What would you say you do, exactly?

If people don’t have a good understanding of what your product or service is or does they aren’t going to sign up or purchase it from you, period. Think of an ‘elevator pitch’ for your product or service. Can you get what you do down to one or two concise sentences? That is your goal.

You must explain what it is you do (or what your product does) in straight-forward language so that people who aren’t intimately familiar with it (read: you and your team) understand it right off the bat. Far too often, we’re so close with our own products and services that we think everyone just “gets” what we do. The reality is often far from it. So ask people who haven’t used your product before to check out your SlideDeck and see if they can clearly articulate back to you what you do. If you’re surprised at what you hear you might have some more work to do.

awesem slidedeck

How does it work?

The more a visitor understands how your product works the more likely the are to convert. This understanding builds the confidence they need to make an informed decision. Explain how your product or service works and the features that set it apart from the competition. Help your visitor frame your product against other options. Use plenty of visuals where possible.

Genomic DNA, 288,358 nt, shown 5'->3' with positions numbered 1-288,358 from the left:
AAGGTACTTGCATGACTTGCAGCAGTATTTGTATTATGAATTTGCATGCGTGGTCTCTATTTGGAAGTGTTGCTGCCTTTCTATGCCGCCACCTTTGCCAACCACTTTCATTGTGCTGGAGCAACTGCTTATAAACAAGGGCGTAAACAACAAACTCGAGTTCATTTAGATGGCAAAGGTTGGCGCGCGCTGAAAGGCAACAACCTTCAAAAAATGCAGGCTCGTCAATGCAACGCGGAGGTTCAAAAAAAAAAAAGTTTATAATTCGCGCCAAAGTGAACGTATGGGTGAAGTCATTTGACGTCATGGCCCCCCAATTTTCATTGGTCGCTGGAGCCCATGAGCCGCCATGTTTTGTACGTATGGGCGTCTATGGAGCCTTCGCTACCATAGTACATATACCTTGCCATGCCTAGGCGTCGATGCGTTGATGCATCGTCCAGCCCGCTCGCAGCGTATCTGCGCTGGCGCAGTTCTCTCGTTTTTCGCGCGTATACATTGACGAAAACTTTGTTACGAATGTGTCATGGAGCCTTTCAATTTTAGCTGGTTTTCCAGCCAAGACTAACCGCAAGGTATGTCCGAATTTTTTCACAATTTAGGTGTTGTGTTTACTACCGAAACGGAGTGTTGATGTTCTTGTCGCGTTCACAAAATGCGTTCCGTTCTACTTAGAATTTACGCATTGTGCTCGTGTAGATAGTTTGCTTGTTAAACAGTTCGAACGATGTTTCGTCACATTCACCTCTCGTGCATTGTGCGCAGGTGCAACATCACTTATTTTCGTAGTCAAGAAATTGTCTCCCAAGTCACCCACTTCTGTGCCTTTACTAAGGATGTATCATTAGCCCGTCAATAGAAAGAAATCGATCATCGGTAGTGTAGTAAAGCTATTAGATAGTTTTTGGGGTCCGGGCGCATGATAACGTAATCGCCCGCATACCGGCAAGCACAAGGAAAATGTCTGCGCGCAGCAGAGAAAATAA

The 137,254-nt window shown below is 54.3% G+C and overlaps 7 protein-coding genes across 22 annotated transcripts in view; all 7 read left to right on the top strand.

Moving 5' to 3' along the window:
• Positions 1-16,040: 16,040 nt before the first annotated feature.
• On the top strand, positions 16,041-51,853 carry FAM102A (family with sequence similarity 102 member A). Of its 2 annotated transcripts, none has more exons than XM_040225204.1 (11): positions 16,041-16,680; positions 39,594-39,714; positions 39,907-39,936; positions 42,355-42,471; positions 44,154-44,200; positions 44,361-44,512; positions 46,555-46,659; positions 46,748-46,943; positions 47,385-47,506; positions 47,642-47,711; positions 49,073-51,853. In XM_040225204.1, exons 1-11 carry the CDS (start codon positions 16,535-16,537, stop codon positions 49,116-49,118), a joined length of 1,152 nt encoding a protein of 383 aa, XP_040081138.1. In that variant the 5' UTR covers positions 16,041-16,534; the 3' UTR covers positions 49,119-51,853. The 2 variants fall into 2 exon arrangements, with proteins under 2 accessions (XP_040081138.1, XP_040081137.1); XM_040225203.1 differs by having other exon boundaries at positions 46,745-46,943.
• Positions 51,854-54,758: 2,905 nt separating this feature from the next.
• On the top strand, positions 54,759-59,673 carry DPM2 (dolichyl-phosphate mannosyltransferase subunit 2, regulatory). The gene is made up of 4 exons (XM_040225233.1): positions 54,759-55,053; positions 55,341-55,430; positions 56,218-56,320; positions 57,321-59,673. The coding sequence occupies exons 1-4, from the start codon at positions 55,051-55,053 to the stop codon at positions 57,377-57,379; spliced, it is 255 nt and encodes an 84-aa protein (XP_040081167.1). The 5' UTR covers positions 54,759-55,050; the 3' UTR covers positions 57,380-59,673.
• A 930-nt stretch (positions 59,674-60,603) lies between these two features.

You also want your SlideDeck to hit the highlights. Identify and promote the “killer features” that make your product stand out from the rest. Hone in on those key differentiators and promote them. If you have a complex product, like a cell phone, you can use vertical slides to go into greater details about specifications and features without cluttering your main product/service overview. And remember, you can use more than text and images in a SlideDeck. Throw in a video demo, add a gallery, or an audio testimonial, SlideDeck can handle it all.

What’s in it for them?

Identifying and promoting the key benefits is critical to your success on the web. People buy solutions, not features, not products and services. Too often companies lead with features, when really the selling point is the benefit, the solution to the visitor’s problem. Identify the key benefits of the service. If possible brainstorm with your team to capture and prioritize them all. Ask past customers which benefits were the ones that stood out to them and made them pull the trigger. Take your top benefits and make them a top priority in your SlideDeck.